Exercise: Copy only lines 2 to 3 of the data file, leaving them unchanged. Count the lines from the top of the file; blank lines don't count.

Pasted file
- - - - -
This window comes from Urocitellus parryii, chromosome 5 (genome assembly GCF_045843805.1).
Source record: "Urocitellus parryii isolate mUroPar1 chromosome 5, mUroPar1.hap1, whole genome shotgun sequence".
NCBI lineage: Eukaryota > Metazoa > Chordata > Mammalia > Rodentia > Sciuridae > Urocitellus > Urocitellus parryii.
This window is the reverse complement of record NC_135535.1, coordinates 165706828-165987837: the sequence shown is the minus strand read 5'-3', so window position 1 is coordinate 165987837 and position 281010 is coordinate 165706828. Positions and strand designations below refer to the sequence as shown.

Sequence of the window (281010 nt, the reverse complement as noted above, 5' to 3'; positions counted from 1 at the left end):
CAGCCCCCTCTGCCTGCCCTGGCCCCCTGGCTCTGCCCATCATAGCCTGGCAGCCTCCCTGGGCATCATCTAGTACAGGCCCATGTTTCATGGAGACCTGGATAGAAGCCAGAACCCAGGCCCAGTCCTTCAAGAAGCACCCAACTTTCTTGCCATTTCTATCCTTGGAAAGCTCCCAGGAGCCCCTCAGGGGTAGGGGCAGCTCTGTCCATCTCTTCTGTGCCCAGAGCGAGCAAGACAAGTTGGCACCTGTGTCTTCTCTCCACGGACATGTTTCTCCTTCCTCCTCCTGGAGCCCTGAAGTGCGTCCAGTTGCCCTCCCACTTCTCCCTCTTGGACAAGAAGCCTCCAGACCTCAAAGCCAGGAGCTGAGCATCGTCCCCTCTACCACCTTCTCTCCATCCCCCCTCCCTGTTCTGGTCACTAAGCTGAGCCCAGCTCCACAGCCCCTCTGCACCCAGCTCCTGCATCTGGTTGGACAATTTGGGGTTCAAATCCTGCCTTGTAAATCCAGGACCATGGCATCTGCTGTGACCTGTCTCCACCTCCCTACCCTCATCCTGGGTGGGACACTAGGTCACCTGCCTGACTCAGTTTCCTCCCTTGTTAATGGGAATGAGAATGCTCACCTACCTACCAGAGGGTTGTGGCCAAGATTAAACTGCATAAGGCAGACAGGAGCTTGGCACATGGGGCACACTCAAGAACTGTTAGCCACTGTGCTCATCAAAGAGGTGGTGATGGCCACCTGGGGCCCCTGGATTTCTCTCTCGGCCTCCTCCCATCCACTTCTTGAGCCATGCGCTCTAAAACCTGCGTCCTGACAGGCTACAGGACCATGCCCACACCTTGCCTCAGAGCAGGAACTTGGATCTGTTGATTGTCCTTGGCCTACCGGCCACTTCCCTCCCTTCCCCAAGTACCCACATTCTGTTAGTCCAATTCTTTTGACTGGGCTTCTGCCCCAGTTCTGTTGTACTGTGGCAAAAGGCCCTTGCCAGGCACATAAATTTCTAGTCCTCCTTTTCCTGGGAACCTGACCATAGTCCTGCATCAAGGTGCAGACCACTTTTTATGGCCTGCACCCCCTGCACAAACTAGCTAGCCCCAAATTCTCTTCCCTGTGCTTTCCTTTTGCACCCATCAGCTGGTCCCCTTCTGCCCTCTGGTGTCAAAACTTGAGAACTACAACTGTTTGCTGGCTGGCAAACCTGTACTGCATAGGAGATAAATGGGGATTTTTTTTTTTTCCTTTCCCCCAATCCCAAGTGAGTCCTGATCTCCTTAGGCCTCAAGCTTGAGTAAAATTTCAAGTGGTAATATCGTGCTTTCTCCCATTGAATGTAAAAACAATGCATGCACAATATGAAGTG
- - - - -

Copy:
Source record: "Urocitellus parryii isolate mUroPar1 chromosome 5, mUroPar1.hap1, whole genome shotgun sequence".
NCBI lineage: Eukaryota > Metazoa > Chordata > Mammalia > Rodentia > Sciuridae > Urocitellus > Urocitellus parryii.